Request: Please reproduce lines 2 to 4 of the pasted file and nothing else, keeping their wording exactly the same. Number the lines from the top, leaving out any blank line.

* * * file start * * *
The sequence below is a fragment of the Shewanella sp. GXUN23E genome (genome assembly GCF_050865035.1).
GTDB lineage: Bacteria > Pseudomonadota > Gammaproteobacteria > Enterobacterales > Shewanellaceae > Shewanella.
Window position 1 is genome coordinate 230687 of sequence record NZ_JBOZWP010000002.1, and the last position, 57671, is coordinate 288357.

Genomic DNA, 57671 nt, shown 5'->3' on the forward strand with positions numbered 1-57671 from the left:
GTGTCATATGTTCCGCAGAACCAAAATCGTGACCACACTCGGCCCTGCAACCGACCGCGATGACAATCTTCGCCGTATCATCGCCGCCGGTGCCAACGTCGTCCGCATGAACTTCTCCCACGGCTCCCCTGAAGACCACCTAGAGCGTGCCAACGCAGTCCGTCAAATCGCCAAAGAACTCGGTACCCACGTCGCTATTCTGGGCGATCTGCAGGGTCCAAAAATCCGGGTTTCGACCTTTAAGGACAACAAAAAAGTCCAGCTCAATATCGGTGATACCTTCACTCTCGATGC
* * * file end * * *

GTDB lineage: Bacteria > Pseudomonadota > Gammaproteobacteria > Enterobacterales > Shewanellaceae > Shewanella.
Window position 1 is genome coordinate 230687 of sequence record NZ_JBOZWP010000002.1, and the last position, 57671, is coordinate 288357.

Genomic DNA, 57671 nt, shown 5'->3' on the forward strand with positions numbered 1-57671 from the left: